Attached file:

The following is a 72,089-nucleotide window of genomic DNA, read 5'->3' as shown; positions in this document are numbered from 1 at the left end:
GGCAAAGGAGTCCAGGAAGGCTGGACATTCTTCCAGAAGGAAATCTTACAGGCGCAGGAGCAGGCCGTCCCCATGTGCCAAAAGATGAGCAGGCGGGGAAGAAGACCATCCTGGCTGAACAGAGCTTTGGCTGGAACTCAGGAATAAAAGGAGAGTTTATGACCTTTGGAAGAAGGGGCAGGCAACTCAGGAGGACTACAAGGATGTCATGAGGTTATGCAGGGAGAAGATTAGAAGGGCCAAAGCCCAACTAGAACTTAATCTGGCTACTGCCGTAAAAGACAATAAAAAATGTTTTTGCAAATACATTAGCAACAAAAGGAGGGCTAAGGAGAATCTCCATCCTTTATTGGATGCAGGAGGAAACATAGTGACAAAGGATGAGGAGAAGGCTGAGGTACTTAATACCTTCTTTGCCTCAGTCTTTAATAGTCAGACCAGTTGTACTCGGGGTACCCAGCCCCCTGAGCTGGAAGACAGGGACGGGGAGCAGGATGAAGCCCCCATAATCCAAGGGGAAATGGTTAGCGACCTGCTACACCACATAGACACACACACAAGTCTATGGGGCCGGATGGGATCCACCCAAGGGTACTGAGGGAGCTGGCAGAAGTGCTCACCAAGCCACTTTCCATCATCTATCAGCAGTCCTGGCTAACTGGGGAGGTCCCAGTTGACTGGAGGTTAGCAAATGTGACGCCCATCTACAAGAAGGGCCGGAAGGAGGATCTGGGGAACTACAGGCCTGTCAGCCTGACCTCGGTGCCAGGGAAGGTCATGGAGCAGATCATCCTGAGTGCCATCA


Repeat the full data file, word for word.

The following is a 72,089-nucleotide window of genomic DNA, read 5'->3' as shown; positions in this document are numbered from 1 at the left end:
GGCAAAGGAGTCCAGGAAGGCTGGACATTCTTCCAGAAGGAAATCTTACAGGCGCAGGAGCAGGCCGTCCCCATGTGCCAAAAGATGAGCAGGCGGGGAAGAAGACCATCCTGGCTGAACAGAGCTTTGGCTGGAACTCAGGAATAAAAGGAGAGTTTATGACCTTTGGAAGAAGGGGCAGGCAACTCAGGAGGACTACAAGGATGTCATGAGGTTATGCAGGGAGAAGATTAGAAGGGCCAAAGCCCAACTAGAACTTAATCTGGCTACTGCCGTAAAAGACAATAAAAAATGTTTTTGCAAATACATTAGCAACAAAAGGAGGGCTAAGGAGAATCTCCATCCTTTATTGGATGCAGGAGGAAACATAGTGACAAAGGATGAGGAGAAGGCTGAGGTACTTAATACCTTCTTTGCCTCAGTCTTTAATAGTCAGACCAGTTGTACTCGGGGTACCCAGCCCCCTGAGCTGGAAGACAGGGACGGGGAGCAGGATGAAGCCCCCATAATCCAAGGGGAAATGGTTAGCGACCTGCTACACCACATAGACACACACACAAGTCTATGGGGCCGGATGGGATCCACCCAAGGGTACTGAGGGAGCTGGCAGAAGTGCTCACCAAGCCACTTTCCATCATCTATCAGCAGTCCTGGCTAACTGGGGAGGTCCCAGTTGACTGGAGGTTAGCAAATGTGACGCCCATCTACAAGAAGGGCCGGAAGGAGGATCTGGGGAACTACAGGCCTGTCAGCCTGACCTCGGTGCCAGGGAAGGTCATGGAGCAGATCATCCTGAGTGCCATCA